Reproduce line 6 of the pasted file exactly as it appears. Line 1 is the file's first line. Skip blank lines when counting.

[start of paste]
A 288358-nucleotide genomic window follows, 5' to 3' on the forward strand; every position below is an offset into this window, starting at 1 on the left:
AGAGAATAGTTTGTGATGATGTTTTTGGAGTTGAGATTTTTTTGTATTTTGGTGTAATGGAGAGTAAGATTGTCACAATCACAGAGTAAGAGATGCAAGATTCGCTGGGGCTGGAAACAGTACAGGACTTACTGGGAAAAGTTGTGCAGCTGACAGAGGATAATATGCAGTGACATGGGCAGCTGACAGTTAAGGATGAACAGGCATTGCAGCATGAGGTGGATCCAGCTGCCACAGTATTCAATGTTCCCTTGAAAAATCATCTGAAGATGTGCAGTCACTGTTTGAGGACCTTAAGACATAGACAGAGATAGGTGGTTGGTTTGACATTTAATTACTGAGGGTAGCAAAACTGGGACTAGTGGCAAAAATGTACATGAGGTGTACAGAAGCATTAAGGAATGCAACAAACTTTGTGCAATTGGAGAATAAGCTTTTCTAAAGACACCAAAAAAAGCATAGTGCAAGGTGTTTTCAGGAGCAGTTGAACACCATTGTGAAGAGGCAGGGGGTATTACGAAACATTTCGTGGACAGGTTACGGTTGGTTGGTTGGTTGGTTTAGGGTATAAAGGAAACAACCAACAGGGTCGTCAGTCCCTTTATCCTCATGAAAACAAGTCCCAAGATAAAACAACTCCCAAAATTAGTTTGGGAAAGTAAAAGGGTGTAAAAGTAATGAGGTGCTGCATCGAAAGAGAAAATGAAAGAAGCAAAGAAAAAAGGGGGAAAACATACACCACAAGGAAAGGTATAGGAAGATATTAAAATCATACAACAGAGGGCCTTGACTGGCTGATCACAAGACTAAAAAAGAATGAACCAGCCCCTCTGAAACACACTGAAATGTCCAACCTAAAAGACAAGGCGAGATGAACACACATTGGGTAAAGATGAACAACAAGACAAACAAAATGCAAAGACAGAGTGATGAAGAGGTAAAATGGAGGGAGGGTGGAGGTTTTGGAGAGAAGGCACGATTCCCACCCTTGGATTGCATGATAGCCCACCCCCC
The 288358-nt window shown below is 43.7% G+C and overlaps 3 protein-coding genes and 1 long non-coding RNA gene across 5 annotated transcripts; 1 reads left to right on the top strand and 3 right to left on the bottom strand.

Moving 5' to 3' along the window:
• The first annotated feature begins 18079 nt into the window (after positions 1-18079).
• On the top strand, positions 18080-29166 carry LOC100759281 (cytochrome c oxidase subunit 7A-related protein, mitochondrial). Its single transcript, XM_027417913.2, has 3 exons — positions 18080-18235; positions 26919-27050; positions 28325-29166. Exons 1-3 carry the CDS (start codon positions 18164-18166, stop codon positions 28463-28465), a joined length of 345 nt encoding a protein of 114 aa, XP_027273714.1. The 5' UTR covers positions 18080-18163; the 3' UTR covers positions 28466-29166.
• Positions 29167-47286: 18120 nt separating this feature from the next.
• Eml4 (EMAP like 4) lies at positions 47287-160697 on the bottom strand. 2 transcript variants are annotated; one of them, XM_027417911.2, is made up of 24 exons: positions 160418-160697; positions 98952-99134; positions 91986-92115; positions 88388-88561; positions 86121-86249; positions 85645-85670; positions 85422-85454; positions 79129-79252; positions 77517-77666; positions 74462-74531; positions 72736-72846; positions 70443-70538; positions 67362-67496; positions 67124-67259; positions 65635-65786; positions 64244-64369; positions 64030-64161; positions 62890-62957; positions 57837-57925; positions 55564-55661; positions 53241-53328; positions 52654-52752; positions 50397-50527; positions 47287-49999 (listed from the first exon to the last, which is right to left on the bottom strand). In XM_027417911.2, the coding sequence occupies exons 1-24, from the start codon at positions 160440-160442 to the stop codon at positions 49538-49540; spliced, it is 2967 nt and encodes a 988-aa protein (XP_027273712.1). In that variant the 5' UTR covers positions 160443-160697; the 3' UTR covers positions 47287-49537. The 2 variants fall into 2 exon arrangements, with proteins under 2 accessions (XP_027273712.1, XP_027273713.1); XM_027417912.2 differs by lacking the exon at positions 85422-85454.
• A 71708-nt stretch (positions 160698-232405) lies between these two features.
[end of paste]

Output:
• On the top strand, positions 18080-29166 carry LOC100759281 (cytochrome c oxidase subunit 7A-related protein, mitochondrial). Its single transcript, XM_027417913.2, has 3 exons — positions 18080-18235; positions 26919-27050; positions 28325-29166. Exons 1-3 carry the CDS (start codon positions 18164-18166, stop codon positions 28463-28465), a joined length of 345 nt encoding a protein of 114 aa, XP_027273714.1. The 5' UTR covers positions 18080-18163; the 3' UTR covers positions 28466-29166.